It was only after the sixth murder of a journalist since the start of the year and after protests erupted in several cities that Peña Nieto finally announced a series of concrete measures to provide journalists with more protection and to combat impunity for crimes of violence against them. This pledge comes late in the game, but is nevertheless welcome and necessary given the serious violence that journalists in the country are facing
“Every crime against a journalist is an attack on freedom of expression and on society as whole,” Peña Nieto said at a meeting of 24 Mexican state governors and other senior officials. “As president, I assure you that we will act with firmness to arrest and punish those responsible.
Among other measures, RSF notes that he announced plans to reinforce the Federal Mechanism for Protecting Human Rights Defenders and Journalists and the Special Prosecutor’s Office for Crimes against Freedom of Expression (FEADLE). He also announced plans to establish a national protocol for investigating crimes of violence against journalists and for looking after the victims.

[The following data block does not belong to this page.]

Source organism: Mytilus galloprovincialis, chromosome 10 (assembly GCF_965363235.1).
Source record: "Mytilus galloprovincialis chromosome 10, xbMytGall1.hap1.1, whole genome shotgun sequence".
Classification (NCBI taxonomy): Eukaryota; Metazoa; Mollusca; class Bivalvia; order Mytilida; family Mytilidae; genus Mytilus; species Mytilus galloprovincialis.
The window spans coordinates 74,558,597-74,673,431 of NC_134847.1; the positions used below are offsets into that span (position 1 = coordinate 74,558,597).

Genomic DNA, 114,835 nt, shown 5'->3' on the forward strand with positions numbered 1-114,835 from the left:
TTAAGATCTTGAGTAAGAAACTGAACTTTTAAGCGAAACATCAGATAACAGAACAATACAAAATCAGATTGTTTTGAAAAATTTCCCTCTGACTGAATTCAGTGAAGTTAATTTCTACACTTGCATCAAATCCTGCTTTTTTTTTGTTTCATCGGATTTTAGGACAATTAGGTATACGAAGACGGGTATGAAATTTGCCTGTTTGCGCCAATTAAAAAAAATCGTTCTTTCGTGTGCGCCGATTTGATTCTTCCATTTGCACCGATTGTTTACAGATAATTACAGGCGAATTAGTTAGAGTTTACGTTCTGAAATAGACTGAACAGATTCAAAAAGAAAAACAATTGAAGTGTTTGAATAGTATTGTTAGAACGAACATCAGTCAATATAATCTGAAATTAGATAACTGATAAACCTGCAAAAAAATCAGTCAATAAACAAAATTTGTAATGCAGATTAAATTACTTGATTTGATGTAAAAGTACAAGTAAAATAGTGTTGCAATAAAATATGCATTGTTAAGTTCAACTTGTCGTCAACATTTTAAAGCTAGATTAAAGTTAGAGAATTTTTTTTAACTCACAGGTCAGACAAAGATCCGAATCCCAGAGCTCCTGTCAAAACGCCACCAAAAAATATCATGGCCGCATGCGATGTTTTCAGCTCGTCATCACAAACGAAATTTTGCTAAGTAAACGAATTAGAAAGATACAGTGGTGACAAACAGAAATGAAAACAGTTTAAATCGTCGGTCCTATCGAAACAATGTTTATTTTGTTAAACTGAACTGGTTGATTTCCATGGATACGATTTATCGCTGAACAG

The government should also facilitate the joint official visit of to the UN and Inter-American Special Rapporteur on Freedom of Expression, that have reiterated their request last April to the Mexican State and are still waiting for a response from the authorities.
“We welcome the undertakings given by President Peña Nieto and we expect them to be followed up by action,” said Balbina Flores, RSF’s representative in Mexico. “We will remain vigilant and will closely monitor the implementation of the announced measures, which are very urgent, given the terrible violence to which journalists have been exposed for more than a decade.”
No fewer than 27 journalists have been murdered in connection with their work during Peña Nieto’s term as president, which began in December 2012. Since 2010, the FEADLE has received 798 complaints about serious physical violence against journalists, 47 of them murders. Only three of the complaints have resulted in convictions and sentences. The impunity is almost total.
Mexico is ranked 147th out of 180 countries in RSF’s 2017 World Press Freedom Index. In a report published in February, entitled “Veracruz: journalists and the state of fear,” RSF provided the federal and local authorities with a series of recommendations for ending the spiral of violence.